# Creating comma-separated '?' placeholders for SQL query parameters

I have come up with a code that takes the total number of an array and creates ? for each, then separates them by a comma; leaving me a list like the one below:

?, ?, ?, ?, ?...


I am using this for my sql queries with prepared statements, instead of having to create the prepared statement each time, I want to just have an easily accessible class that does the heavy work.

So far I have a for loop code which I came up with to get the comma-separated question marks. First I create an array of [0] => ? ... based on the total number of the original array and then implode the value and add the comma between each element.

<?php
$arr = array( 'name' => 'James Bond', 'age' => 60, 'hobbies' => 'Saving England', 'country' => 'England', 'language' => 'English', 'children' => 'too many to count' ); for($i = 0; $i < count($arr); $i++) {$question[$i] = '?'; } print_r( implode(', ',$question) );
// outputs: ?, ?, ?, ?, ?, ?
?>


Now my question is, is there a more efficient way of achieving this, such as a one-liner that just takes the total array number and creates the number automatically?

The ? array can be filled using array_fill:

implode(', ', array_fill(0, sizeof($arr), '?'))  • That's a beautiful one-liner... Thank you very much – Sam Oct 4 '17 at 13:06 Xiaoy312's suggestion is one of the common methods used to generate comma-separated placeholder strings. It generates an array containing ? valued elements, then joins them into a string using commas as glue. Another common method is: rtrim(str_repeat('?,',sizeof($arr)),',');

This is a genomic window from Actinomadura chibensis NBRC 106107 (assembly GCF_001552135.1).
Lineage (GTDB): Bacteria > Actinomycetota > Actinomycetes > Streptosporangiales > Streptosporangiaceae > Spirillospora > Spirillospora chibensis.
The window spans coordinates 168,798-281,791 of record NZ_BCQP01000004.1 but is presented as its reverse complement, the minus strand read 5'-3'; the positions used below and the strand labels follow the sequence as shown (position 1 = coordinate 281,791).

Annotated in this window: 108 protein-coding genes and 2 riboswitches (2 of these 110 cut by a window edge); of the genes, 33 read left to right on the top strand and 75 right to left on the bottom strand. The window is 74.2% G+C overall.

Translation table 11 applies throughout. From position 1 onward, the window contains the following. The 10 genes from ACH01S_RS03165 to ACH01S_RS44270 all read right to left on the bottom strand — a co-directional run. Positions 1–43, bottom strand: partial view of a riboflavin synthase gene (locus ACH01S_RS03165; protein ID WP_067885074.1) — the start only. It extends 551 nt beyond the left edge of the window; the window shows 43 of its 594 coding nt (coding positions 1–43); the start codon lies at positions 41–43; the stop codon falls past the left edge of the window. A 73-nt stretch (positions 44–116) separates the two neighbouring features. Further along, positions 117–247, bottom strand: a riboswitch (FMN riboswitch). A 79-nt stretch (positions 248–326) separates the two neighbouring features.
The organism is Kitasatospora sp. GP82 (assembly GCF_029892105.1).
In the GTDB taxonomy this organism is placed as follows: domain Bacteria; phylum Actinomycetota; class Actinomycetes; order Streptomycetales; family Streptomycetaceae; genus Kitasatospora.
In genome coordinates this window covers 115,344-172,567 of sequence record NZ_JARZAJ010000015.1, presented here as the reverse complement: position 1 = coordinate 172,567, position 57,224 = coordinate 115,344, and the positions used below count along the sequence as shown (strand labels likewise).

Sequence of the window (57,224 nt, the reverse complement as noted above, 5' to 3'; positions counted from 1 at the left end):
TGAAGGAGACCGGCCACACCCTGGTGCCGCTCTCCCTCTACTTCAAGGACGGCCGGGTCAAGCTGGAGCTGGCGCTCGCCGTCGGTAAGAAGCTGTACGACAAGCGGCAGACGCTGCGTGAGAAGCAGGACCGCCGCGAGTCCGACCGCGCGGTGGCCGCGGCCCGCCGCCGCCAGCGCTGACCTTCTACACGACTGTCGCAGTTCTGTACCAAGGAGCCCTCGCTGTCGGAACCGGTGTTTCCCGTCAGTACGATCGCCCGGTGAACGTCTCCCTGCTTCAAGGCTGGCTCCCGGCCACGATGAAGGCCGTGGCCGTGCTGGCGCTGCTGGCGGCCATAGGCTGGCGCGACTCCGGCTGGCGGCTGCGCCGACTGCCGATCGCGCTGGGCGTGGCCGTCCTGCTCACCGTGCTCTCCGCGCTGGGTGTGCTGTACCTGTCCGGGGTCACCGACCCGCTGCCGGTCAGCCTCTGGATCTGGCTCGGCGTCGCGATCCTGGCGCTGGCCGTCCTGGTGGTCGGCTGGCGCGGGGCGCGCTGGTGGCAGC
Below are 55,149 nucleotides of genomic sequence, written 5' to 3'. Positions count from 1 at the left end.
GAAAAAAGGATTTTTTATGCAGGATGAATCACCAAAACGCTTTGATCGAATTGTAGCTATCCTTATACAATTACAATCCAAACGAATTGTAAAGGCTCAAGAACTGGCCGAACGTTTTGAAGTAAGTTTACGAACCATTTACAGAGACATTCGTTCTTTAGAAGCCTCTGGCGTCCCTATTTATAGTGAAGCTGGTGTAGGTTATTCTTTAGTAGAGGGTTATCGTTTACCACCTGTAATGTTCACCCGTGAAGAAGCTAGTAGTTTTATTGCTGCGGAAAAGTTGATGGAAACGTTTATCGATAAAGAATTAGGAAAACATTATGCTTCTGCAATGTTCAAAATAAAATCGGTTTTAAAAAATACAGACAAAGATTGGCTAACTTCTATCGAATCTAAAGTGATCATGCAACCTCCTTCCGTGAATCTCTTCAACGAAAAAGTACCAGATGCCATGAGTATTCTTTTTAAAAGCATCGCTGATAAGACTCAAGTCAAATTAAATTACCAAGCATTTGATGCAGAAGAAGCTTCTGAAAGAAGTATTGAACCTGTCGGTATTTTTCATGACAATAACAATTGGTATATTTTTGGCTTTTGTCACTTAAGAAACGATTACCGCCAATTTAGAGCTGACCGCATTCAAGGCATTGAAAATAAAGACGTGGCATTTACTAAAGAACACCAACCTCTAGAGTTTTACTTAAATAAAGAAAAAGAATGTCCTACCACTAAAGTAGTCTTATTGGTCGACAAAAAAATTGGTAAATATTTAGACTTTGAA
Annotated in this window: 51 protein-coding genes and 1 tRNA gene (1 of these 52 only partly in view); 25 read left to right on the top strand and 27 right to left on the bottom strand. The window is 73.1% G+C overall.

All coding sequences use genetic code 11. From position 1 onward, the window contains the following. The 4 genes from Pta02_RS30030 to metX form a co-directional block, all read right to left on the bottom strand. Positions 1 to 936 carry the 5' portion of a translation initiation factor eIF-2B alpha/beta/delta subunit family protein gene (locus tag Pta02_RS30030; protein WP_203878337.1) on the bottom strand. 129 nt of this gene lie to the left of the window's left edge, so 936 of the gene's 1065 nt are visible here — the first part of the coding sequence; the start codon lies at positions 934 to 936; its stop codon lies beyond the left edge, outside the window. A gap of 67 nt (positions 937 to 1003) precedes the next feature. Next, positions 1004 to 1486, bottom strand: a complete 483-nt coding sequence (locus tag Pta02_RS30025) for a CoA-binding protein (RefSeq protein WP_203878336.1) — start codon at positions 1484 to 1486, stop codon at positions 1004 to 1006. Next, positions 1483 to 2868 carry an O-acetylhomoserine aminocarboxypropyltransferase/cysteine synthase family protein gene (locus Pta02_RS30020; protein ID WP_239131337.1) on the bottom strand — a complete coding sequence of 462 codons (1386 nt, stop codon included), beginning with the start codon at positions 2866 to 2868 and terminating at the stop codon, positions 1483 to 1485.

or the equivalent:

substr(str_repeat('?,',sizeof($arr)),0,-1);  My above methods directly generate a string (no temporary array) then merely trims the last character (comma) off the end. All three mentioned methods will use 3 functions and no conditionals. All, in my opinion, are equally elegant and in all reasonable cases the performance will seem equal to the end user. In my few simple tests on 3v4l.org, I found that the rtrim(str_repeat(sizeof())) method is slightly faster than Xiaoy's implode(array_fill(),sizeof()) method and my substr(str_repeat(sizeof()) method. I mean you could go with: implode(',',array_map(function(){return '?';},$arr)); but it seems less elegant and is less efficient.

rtrim(array_reduce($arr,function($carry){return $carry.'?,';}),','); is surprisingly efficient but like array_map() it is less compact/elegant than other fill/repeat methods. I don't have any formal benchmark results to post. Like all speed tests, the only relevant information for your project(s) is performance in your exact environment. Always do your own benchmarks, but be careful not to waste time micro-optimizing. As an aside, I would like to suggest some micro-optimizations that I use as a matter habit... When you are writing for loops, always cache the count() by setting it to a variable in the first expression. This will ensure that you aren't calling count() on every iteration. for($i = 0, $count = count($arr); $i <$count; $i++)  When the result of pre-incrementing and post-incrementing is the same, I use pre-incrementing as the default because I read that it is ever-so-slightly faster. for($i = 0, $count = count($arr); $i <$count; ++$i)  When you are assigning array keys starting from 0, you can let php index the array for you. $question[] = '?';